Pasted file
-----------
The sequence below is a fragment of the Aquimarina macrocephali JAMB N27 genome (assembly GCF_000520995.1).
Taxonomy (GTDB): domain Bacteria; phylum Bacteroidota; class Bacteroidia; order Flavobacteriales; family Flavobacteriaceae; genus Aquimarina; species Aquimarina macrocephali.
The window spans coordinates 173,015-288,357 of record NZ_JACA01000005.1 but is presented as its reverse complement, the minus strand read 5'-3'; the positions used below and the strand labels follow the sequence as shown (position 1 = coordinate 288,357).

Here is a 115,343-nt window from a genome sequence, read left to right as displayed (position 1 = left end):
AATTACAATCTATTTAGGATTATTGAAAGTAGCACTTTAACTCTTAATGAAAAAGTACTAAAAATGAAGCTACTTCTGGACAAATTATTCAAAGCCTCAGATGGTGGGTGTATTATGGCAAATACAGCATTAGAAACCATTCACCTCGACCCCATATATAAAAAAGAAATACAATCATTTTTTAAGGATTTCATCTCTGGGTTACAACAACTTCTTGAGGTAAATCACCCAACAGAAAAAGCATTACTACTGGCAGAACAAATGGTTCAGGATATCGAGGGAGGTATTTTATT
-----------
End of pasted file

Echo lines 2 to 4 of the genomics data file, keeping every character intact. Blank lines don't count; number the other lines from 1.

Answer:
Taxonomy (GTDB): domain Bacteria; phylum Bacteroidota; class Bacteroidia; order Flavobacteriales; family Flavobacteriaceae; genus Aquimarina; species Aquimarina macrocephali.
The window spans coordinates 173,015-288,357 of record NZ_JACA01000005.1 but is presented as its reverse complement, the minus strand read 5'-3'; the positions used below and the strand labels follow the sequence as shown (position 1 = coordinate 288,357).

Here is a 115,343-nt window from a genome sequence, read left to right as displayed (position 1 = left end):